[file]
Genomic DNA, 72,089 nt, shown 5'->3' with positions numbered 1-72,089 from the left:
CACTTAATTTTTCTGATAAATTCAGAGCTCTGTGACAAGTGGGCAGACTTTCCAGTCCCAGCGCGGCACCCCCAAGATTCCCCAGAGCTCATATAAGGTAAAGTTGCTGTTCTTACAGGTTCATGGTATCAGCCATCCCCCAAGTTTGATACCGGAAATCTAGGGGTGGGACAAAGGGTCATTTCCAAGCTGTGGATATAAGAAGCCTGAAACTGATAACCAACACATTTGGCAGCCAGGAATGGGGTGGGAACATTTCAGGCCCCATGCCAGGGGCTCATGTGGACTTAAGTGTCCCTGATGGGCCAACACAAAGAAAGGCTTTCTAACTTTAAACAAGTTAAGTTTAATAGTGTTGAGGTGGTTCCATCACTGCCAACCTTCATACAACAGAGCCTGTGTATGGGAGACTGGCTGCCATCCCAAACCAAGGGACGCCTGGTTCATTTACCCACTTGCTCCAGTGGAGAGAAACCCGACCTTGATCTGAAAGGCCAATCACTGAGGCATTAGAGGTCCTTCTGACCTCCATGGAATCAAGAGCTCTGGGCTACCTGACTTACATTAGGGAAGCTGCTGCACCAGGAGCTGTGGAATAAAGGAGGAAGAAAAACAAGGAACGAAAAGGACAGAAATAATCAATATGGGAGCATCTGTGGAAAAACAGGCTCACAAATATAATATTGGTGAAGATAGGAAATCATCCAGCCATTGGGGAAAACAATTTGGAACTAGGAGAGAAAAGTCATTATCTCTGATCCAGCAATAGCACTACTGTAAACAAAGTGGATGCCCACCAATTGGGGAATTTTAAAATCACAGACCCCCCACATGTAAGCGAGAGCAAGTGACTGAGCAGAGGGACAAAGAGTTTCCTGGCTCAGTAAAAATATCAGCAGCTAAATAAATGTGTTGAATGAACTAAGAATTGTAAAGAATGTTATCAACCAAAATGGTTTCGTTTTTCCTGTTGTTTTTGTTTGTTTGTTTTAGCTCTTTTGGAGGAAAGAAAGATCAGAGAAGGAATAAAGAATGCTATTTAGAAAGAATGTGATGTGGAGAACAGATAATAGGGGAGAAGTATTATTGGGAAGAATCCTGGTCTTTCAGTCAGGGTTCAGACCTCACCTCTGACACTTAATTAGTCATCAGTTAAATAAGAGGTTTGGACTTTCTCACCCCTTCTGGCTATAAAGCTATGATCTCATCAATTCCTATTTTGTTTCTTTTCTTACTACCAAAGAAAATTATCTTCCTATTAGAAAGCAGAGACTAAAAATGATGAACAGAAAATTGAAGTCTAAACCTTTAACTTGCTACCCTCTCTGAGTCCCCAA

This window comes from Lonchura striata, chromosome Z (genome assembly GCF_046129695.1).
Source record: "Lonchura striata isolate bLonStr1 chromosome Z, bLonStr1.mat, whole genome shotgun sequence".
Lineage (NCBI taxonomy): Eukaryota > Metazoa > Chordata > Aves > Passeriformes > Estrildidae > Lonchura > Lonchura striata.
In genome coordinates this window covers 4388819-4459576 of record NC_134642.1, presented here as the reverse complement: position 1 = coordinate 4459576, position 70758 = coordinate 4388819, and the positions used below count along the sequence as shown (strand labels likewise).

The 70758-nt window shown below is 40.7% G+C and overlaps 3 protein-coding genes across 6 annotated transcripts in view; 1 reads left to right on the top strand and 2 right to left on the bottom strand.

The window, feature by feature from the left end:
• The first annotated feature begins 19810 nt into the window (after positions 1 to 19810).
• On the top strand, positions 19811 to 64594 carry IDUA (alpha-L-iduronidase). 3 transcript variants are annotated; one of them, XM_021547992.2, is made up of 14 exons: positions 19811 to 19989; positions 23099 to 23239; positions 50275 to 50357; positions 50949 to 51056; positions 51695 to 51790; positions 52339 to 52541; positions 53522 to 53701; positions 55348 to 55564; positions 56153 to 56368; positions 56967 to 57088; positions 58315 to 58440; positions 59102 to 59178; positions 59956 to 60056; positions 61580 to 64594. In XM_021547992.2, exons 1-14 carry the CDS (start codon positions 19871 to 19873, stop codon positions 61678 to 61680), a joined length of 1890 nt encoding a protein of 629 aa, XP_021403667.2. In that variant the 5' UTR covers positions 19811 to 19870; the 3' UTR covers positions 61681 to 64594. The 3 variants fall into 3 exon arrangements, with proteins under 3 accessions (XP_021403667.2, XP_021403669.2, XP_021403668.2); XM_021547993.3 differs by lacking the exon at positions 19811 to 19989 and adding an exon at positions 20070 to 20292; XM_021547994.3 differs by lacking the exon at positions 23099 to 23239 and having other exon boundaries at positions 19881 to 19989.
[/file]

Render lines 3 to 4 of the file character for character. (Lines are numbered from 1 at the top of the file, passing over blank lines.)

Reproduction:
This window comes from Lonchura striata, chromosome Z (genome assembly GCF_046129695.1).
Source record: "Lonchura striata isolate bLonStr1 chromosome Z, bLonStr1.mat, whole genome shotgun sequence".